Sex & Pugs & Rock & LOLs | Brighton Fringe review by Steve Bennett
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Sex & Pugs & Rock & LOLs

Brighton Fringe review by Steve Bennett

They are a little rough around the edges – and pug fans taken in by the marketing may be disappointed at the scant mention of the breed – but there’s promise in the rookie comedians showing their wares in this Brighton Fringe three-hander.

Host Ben Carter is the epitome of punk: loud, aggressive and unpolished. He clambers into the audience to get into their faces and yells his songs at them. One of the numbers evokes that comic staple of being a stalker, though with his intensity, you believe him. The writing’s not great, but the energy is electric.

There aren’t the layers of underlying vulnerability that Nick Helm brings to his similar persona, with Carter playing up to the full-on, possibly unhinged, bloke forcing his personally on to the room. Yet for all the alpha posturing, he sometimes garbles his lines in a rush to get them out, an urgency that suggests an underlying uncertainty that the pugnacity hides. But as the real confidence grows to Match the fearless onstage bravado, he could be a force of nature.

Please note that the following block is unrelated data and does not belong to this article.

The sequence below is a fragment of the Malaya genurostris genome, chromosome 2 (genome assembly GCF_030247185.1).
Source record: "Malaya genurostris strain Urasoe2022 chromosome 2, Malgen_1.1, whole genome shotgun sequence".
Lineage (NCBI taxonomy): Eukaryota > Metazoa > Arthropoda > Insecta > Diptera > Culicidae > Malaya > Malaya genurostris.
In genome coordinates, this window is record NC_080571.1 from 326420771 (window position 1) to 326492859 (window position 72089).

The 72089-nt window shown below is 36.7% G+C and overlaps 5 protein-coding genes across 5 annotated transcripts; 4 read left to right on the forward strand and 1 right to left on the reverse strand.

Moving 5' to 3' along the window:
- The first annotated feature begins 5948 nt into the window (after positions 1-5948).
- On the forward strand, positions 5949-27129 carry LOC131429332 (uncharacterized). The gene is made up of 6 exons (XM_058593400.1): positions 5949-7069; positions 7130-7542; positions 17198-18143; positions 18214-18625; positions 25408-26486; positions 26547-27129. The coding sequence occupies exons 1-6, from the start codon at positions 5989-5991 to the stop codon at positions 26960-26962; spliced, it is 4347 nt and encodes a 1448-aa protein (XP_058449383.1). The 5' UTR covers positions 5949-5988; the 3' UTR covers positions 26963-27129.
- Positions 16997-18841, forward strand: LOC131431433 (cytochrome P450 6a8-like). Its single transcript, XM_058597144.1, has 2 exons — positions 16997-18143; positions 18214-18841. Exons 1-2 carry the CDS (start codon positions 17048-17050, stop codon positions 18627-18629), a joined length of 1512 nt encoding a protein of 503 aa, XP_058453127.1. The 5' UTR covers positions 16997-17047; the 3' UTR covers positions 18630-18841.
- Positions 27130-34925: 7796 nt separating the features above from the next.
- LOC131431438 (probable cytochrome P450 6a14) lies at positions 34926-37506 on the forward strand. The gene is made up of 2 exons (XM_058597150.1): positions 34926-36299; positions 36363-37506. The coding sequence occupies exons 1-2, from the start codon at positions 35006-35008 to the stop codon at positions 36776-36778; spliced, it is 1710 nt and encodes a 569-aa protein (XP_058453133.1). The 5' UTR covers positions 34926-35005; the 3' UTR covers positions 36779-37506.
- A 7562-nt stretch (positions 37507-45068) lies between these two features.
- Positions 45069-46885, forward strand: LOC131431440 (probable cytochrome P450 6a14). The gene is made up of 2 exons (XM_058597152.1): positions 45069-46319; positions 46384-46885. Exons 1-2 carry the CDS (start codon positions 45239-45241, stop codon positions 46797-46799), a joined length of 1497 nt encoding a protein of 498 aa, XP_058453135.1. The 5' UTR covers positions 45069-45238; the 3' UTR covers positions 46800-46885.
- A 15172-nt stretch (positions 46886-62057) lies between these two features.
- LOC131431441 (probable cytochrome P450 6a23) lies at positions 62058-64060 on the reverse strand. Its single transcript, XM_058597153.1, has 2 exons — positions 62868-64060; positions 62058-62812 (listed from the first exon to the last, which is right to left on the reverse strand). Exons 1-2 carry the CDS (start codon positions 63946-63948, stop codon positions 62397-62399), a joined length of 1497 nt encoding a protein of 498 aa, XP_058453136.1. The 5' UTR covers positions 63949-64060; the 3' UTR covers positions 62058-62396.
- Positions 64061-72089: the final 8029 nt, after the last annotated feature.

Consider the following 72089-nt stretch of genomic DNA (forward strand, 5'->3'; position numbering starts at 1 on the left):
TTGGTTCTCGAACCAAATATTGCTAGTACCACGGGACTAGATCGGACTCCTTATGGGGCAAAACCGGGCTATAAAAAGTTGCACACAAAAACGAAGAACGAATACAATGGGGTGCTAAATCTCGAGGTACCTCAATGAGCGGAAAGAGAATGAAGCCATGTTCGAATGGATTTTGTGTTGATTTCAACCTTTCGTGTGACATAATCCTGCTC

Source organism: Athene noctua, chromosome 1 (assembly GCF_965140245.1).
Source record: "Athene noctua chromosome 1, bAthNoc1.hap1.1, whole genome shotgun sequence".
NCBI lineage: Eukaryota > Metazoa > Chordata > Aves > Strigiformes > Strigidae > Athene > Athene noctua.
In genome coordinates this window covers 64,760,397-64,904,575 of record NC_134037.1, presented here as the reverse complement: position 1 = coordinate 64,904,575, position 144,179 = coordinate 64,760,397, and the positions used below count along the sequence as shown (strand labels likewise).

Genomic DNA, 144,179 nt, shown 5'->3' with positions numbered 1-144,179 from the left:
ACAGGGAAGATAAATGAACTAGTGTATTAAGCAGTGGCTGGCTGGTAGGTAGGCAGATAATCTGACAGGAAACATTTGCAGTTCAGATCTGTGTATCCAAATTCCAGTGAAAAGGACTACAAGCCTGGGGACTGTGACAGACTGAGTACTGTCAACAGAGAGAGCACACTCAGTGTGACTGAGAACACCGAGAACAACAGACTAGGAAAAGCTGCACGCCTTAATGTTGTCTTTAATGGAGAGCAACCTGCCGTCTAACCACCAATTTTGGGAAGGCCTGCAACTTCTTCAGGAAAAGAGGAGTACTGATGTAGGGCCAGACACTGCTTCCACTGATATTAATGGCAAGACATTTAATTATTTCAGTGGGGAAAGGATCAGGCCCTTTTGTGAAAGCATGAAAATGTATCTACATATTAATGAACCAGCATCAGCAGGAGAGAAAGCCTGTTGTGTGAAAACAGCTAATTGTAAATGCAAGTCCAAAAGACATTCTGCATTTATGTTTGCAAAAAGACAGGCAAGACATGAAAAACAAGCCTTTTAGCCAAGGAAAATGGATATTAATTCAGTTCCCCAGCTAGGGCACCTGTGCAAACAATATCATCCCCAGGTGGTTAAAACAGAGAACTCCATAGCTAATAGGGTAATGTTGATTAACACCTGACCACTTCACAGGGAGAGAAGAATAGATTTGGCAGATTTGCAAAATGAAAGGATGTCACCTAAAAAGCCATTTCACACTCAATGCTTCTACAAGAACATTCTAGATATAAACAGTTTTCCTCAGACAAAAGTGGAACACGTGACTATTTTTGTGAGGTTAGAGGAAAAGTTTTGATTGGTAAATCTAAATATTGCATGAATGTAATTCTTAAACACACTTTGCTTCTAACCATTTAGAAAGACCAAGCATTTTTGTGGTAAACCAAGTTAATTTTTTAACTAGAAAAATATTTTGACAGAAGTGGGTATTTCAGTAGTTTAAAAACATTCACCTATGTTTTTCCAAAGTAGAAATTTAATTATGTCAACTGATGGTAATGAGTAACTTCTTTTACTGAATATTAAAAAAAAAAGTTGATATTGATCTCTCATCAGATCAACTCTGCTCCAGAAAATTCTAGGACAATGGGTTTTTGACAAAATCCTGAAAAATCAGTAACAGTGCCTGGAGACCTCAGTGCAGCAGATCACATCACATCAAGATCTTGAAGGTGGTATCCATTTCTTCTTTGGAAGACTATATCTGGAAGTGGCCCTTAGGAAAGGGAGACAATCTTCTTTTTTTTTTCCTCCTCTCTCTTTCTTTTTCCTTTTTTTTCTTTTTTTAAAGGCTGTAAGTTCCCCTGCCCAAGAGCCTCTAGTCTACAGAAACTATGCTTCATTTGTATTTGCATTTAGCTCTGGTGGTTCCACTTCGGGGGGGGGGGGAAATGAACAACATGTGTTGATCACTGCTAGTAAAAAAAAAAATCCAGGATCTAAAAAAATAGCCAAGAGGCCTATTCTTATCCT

Sarah Charsley, the pug owner of the trio –  is almost certainly a product of a comedy course: she has the cadences and turns of phrase – ‘a little bit about myself…’ – that seemed to be drilled into new comedians by rote. The jokes structures are familiar and the routine fits a template, systematically going through facts about her life with a quip about each and a few callbacks to create structure, her favourite being to make the distinction that she’s  ‘child-free’ rather than ‘childless’.

Yet within the strictures of the format she proves herself a nifty writer, with efficient jokes about such topics as her French partner, whilea rant about why she isn’t a mother having almost poetic in its rhythms. And ultimately her sardonic attitude does show through the formula… all she needs do now is unlearn all the Bad Habits she picked up from her tutor.

Finally, Katherine Atkinson, a comedian so deadpan she makes Jack Dee look like Timmy Mallett. She affects a perma-sneer as venomous, bitter disdain drips from her pursed lips. It’s something of a panto-villain performance as she play up her role as a lazy woman and terrible mother with nothing but contempt for humanity.

The unremitting scorn may need tempering for longer sets, but miseryguts Atkinson certainly demonstrates she can pen a harshly funny line to express her misanthropic outlook. Just don’t expect her to smile…

Review date: 3 Jun 2018
Reviewed by: Steve Bennett
Reviewed at: Brighton Caxton Arms

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